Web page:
A version of this post originally appeared on The World Bank blog.
Around the world, the challenge of unemployment is growing by the year. According to the United Nations, the number of global unemployed surpassed 201 million in 2014, which includes a disproportionate number of women and youth.
The growing reach and access to the Internet is changing traditional ways of working, creating new types of work, offering new opportunities and transforming lives in both developed and developing countries. Through the Internet, employers are able to access talent and extend jobs like never before, and individuals have the chance to access and perform work from anywhere in the world. This business model—called “online outsourcing” or online work—demonstrates the power of the Internet to not only catalyze new economic growth, but also to leverage the potential to drive social inclusion.
However, for an individual, becoming a successful digital entrepreneur requires significant skills development and social network building. In addition, both countries and companies need to evaluate the talent pool, policy implications and infrastructure requirements for a successful online outsourcing venture.
The World Bank Group—in a study supported by The Rockefeller Foundation and carried out in partnership with Dalberg Consulting—is helping interested companies, governments and individuals connect to outsourcing through a new report and online toolkit.
This collaboration is part of a broader partnership between the two organizations which has seen the undertaking of a number of activities to enhance opportunities for digital job creation in Africa, including development of an information technology (IT) park and capacity building for digitization of public records in Ghana.
The partnership is part of The Rockefeller Foundation’s Digital Jobs Africa initiative, which seeks to catalyze new, sustainable employment opportunities and skills training for youth in Africa, with a goal to positively impact one million lives in Egypt, Ghana, Kenya, Morocco, Nigeria, and South Africa through the ICT sector, and ultimately improve the social and economic well-being of entire families, communities and nations.
These successful collaborations have resulted in a renewed commitment to a strengthened partnership between The Rockefeller Foundation and the World Bank on the digital jobs agenda to develop skills for youth, and connect them to digital jobs across sectors including agriculture, e-commerce, education, and transport through co-financing catalytic and innovative activities.
On June 3, 2015, the World Bank Group released the first comprehensive study on online outsourcing, called “The Global Opportunity in Online Outsourcing.” This study is complemented by a web-based toolkit to diagnose the feasibility for establishing the online outsourcing industry in developing countries, in order to increase access to employment and income-generation opportunities. Dissemination events were conducted in Nigeria and Kenya in May 2015 to discuss the potential of online outsourcing with policy makers, local online outsourcing intermediaries and workers.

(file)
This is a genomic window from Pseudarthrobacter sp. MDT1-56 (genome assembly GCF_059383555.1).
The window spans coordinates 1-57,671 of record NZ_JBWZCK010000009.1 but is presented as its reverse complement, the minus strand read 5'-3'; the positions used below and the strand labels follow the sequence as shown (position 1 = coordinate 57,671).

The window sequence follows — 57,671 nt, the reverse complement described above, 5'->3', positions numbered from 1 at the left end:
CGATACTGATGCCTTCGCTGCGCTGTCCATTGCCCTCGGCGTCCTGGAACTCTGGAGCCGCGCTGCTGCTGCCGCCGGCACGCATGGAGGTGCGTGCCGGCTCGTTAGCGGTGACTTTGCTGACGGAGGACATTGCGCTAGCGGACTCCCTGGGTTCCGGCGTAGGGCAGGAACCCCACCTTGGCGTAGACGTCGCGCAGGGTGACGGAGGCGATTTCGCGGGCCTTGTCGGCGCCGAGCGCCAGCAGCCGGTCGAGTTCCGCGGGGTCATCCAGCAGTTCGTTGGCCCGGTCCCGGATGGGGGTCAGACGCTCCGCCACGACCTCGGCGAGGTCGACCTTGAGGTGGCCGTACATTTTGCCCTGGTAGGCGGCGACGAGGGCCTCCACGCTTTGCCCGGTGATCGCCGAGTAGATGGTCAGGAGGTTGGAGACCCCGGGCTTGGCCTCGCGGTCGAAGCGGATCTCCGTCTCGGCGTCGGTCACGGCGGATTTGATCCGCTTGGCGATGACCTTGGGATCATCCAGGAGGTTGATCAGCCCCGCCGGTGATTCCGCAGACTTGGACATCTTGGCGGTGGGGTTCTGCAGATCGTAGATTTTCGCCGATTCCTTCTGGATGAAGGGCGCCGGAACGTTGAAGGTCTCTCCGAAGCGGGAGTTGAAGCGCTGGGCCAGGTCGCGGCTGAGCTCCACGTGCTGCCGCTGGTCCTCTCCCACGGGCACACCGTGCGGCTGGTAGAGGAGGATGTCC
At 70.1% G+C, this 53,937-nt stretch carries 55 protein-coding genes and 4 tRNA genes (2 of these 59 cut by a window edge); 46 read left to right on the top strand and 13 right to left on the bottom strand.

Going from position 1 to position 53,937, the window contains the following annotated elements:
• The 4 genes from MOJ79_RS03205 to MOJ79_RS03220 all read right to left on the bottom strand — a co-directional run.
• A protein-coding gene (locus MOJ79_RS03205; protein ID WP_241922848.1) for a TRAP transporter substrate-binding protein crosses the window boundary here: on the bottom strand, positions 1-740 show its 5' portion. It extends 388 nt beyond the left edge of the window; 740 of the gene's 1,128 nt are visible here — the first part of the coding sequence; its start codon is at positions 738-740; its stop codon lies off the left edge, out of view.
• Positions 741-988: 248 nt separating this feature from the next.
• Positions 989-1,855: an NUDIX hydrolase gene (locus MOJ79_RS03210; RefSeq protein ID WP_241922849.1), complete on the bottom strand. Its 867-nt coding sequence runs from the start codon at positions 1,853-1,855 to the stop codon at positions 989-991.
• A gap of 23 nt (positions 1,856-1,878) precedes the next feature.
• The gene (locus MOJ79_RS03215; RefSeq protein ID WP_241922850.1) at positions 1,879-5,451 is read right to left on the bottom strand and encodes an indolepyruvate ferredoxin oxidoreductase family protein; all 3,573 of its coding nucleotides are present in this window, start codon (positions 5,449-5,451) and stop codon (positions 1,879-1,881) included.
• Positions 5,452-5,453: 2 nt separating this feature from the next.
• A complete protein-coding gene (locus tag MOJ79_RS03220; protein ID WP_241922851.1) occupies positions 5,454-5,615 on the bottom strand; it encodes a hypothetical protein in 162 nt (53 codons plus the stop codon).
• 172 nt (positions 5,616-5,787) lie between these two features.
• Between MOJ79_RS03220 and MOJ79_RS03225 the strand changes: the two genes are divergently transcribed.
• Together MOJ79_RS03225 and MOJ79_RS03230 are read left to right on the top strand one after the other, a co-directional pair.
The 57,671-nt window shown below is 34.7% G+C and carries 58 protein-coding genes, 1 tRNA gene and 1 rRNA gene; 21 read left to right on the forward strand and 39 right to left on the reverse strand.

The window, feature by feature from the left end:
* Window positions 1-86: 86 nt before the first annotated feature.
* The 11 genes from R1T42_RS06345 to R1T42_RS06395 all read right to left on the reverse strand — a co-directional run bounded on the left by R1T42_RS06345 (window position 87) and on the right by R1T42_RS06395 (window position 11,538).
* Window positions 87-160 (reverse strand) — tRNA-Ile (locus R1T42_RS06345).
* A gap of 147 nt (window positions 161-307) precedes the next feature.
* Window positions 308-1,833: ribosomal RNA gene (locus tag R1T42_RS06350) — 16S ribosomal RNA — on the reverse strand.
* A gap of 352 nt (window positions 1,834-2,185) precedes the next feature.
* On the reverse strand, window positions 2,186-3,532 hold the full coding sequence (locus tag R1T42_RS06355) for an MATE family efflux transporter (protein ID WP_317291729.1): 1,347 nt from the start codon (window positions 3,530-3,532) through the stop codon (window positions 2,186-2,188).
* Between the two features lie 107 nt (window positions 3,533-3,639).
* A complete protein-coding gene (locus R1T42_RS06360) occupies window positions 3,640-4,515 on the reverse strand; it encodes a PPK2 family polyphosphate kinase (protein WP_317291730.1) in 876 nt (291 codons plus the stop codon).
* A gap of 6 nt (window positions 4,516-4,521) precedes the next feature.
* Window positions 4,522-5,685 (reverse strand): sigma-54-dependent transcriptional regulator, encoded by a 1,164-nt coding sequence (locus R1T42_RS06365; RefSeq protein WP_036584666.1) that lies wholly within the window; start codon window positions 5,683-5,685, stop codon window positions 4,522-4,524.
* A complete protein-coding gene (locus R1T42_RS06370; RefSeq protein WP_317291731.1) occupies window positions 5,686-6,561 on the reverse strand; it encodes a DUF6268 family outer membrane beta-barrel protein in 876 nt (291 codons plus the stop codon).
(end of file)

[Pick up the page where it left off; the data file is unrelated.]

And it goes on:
The study summarizes and analyzes global experiences in online outsourcing, as well as its potential impact on job creation, economic development and social inclusion. It also highlights policy recommendations from a developing-country perspective to enable and leverage online outsourcing for inclusive growth and social impact.
As mentioned in a recent blog, the estimated market size of the online outsourcing by 2020 will be US$15 to $25 billion, and could employ at least 30 million registered workers. The report also segments the online work sector and describes the tasks available through online outsourcing, as well as the skills needed to fill those roles.
The impact of online outsourcing
Opportunities for online jobs and businesses are on the rise. Online outsourcing offers advantages for companies and workers alike: broader access to specialized skills, faster hiring, 24-hour productivity by leveraging people from around the world, global job opportunities, and a more flexible work environment. It also provides possibilities for a wide range of technical aptitudes, from basic data entry to advanced coding, as well as levels of compensation. As with traditional jobs, the income and skills development benefits will vary depending on the complexity of tasks, with considerable variances reported across job types and online outsourcing platforms.
The report also suggests that outsourcing appears to be driving positive social change for women. For example, In India, female online workers use online outsourcing as a way of earning cash while caring for children and elderly family members, and Egyptian women from traditional households report use online freelancing as an alternative to working in male-dominated workplaces.
Initial findings from the study suggest that full-time online workers in Kenya, Nigeria, and India earn salaries that are comparable to, or higher than, their peers in traditional work. In addition to generating additional income, these workers report that online outsourcing allows them to develop skills and progress professionally.
Online outsourcing holds potential for individuals, governments and companies alike. While the future projections for the growth of the sector look bright, there is much work that governments and interested parties must do to ensure that the sector delivers on its full potential and that its benefits are available to as wide a pool of potential workers as possible. Through flexibility, inclusiveness and innovation, it represents an opportunity to reach women and youth seeking employment.
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